To extend the full-replacement period, you have to either upgrade to a different shingle or buy more of the manufacturer’s components. Another way to upgrade: Use a contractor who’s certified or otherwise credentialed by the company.

For instance, most Owens Corning shingles come with a “lifetime” warranty that covers full shingle replacement for only the first 10 years. Going with the company’s Preferred or Platinum contractors, though, can extend the 10-year full-pay period to 50 years.

You may think of roofing warranties as an extension of coverage, “but they’re also limiting the manufacturer’s liability,” says Mark Graham, vice president of technical services at the National Roofing Contractors Association, a trade organization based in Rosemont, Ill.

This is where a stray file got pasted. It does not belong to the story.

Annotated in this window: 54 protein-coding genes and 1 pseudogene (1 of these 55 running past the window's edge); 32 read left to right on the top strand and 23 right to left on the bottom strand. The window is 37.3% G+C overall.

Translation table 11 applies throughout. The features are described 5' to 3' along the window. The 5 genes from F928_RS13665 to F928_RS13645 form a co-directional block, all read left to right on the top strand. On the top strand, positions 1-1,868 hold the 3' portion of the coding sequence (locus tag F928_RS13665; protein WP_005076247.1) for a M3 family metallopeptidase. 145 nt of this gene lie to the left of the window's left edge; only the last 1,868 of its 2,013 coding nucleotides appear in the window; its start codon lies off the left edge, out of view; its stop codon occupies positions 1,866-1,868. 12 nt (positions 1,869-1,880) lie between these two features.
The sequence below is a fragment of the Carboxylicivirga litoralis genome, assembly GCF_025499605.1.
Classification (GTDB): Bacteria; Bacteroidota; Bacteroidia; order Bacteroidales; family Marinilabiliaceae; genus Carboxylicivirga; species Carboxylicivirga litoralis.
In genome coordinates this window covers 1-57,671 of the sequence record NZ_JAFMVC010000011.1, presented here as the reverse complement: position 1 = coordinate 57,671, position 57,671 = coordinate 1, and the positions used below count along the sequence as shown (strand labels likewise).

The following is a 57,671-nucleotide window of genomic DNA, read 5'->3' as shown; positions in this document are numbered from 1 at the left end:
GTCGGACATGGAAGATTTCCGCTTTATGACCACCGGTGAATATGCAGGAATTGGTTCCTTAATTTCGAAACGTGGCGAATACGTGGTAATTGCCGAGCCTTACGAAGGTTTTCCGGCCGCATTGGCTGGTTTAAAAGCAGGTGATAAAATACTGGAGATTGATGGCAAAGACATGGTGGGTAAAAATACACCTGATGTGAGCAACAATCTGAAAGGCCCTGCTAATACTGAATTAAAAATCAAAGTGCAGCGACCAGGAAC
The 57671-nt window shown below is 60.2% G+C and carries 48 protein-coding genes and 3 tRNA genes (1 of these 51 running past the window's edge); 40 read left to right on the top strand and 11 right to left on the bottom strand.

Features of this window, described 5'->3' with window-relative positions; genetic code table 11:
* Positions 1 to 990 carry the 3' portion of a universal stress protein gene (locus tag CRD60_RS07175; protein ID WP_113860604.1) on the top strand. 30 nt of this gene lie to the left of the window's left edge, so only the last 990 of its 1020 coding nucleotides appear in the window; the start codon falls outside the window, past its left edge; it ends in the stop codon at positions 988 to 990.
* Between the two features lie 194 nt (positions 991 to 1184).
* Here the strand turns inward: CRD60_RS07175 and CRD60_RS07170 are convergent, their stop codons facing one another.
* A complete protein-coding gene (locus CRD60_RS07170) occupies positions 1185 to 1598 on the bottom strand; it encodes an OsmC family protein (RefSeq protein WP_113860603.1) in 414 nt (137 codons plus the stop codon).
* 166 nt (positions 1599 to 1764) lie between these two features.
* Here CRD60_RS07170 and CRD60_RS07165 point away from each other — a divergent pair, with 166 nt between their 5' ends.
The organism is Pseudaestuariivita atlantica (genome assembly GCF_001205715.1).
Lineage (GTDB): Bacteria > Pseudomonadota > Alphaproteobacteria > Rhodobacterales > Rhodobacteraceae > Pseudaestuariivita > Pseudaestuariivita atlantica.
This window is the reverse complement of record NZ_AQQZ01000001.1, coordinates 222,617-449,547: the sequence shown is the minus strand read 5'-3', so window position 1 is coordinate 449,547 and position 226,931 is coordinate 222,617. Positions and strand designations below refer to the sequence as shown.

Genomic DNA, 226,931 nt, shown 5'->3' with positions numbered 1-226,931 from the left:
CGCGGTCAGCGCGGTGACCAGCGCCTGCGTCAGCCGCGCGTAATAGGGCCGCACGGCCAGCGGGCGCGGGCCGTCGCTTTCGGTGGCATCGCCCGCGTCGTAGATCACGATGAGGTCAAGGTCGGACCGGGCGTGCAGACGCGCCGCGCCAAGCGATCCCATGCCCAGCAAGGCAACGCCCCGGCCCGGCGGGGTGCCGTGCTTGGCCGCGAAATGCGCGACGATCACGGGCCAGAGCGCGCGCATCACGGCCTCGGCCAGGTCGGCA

A roofing warranty won’t pay if the shingle maker finds problems in your home’s ventilation. And manufacturers usually won’t cover damage from certain acts of God, such as very high winds and hail; for that, you’ll have to put in a homeowners insurance claim or pay out of pocket.

Given the gotchas, a warranty probably shouldn’t be your main focus in choosing a new roof. Rather, our testers recommend that you place your faith in a strong shingle and a reliable contractor. The right combination can help your home weather most storms without draining your wallet.

Choose a Contractor

With any roofer, get local references and check for local and state licenses, proof of bonding, Better Business Bureau rating, and active certificates of insurance—for liability and workers’ compensation. Your homeowners insurance company may also have a network of contractors.